E&P reminds us of an editor’s protest against the GOP’s ‘fascist’ press restrictions

J.D. Vance. Photo (cc) 2021 by Gage Skidmore.

The news media trade publication Editor & Publisher has republished a letter to readers from Chris Quinn, the editor of Cleveland.com and The Plain Dealer, about press restrictions imposed by supporters of Republican Senate candidate J.D. Vance. Quinn’s letter originally appeared Aug. 20, but with the campaign for the midterm elections down to their final days, it’s well worth pondering what Quinn had to say two months ago. Kudos to E&P for reminding us.

Quinn told his readers that reporters from his news organization did not attend a Vance rally featuring Florida Gov. Ron DeSantis because they could not abide by the rules that were imposed. Quinn wrote:

The worst of the rules was one prohibiting reporters from interviewing attendees not first approved by the organizers of the event for DeSantis and Vance. When we cover events, we talk to anyone we wish. It’s America, after all, the land of free speech. At least that’s America as it exists today. Maybe not the America that would exist under DeSantis and Vance.

Other beyond-the-pale rules were that any news video shot at the event would have to be shared with the organizers for promotional use; that the organizers had the right to know how any footage would be used; and that reporters could not enter the hotel rooms of anyone at the event, even if invited in for an interview. Quinn also had this to say:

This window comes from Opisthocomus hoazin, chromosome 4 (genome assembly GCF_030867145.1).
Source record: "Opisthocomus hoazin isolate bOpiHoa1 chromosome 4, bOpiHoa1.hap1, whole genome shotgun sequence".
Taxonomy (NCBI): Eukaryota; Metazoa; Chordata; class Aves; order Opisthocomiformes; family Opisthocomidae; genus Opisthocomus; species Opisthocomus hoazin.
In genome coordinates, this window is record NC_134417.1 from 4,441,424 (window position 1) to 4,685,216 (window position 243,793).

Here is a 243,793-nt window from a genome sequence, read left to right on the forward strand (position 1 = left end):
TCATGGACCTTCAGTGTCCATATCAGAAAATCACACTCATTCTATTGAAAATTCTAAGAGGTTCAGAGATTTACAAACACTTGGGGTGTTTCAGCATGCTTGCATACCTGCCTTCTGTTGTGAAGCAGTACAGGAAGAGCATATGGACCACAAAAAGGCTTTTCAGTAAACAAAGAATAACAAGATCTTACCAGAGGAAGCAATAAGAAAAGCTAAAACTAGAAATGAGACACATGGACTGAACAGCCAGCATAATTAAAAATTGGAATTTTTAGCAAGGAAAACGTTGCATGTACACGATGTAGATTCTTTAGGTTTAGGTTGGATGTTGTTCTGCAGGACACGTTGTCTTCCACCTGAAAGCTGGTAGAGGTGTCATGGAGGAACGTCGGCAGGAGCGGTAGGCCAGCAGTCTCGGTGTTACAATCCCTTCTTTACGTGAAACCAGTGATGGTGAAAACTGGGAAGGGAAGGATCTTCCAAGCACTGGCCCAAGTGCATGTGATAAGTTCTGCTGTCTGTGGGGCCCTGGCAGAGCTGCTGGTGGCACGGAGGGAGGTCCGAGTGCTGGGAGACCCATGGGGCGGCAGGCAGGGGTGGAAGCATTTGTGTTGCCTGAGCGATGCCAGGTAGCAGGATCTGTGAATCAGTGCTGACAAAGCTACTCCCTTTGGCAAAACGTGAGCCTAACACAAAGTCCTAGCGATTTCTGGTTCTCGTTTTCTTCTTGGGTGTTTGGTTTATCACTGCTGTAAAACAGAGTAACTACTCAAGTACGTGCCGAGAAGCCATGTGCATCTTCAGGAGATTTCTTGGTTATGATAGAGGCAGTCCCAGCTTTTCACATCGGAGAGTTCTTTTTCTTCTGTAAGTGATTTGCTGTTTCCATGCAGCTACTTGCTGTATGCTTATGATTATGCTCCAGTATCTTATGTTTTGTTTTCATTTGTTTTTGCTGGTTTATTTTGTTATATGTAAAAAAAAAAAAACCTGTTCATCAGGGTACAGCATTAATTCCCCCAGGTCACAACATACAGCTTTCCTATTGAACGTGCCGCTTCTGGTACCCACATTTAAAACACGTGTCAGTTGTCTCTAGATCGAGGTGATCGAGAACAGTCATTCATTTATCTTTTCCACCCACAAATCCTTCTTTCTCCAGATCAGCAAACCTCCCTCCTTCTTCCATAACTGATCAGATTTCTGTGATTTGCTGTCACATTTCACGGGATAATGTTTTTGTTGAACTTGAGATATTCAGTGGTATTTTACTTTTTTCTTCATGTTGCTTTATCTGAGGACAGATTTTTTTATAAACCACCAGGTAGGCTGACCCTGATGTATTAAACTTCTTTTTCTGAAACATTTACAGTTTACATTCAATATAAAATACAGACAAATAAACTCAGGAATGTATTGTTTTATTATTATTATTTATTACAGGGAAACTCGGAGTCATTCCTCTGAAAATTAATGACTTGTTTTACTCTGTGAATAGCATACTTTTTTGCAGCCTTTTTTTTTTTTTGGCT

Think about what they were doing here. They were staging an event to rally people to vote for Vance while instituting the kinds of policies you’d see in a fascist regime. A wannabe U.S. Senator, and maybe a wannabe president.

Wow.

The event was organized by Turning Point Action, a nonprofit associated with Donald Trump. But as Quinn rightly observed, it was essentially a Vance rally, and if he had any problems with the restrictions placed on journalists, he was notably silent about it.

Quinn concluded: “I should note that I’m writing this before the event occurred, so if something changed at the last minute, this piece would omit it.” But Turning Point did not back down, according to a piece that Jon Allsop wrote in the Columbia Journalism Review several days later. As Allsop put it:

The Turning Point rules may have been eye-catchingly baroque, but they form part of a much broader pattern of restrictions on mainstream-media access to candidates and events — a long-standing bane of political journalism that has significantly intensified on the GOP side of the aisle in the Trump era.

So here we are, on the brink of one and possibly both branches of Congress flipping back to Republican rule. There’s really no way for journalists to fight it except to refuse, and f that means giving Republican candidates less coverage, so be it. Meanwhile, the dividing of America into two camps, one small-“d” democratic and the other authoritarian — or fascist, as Quinn put it — continues apace.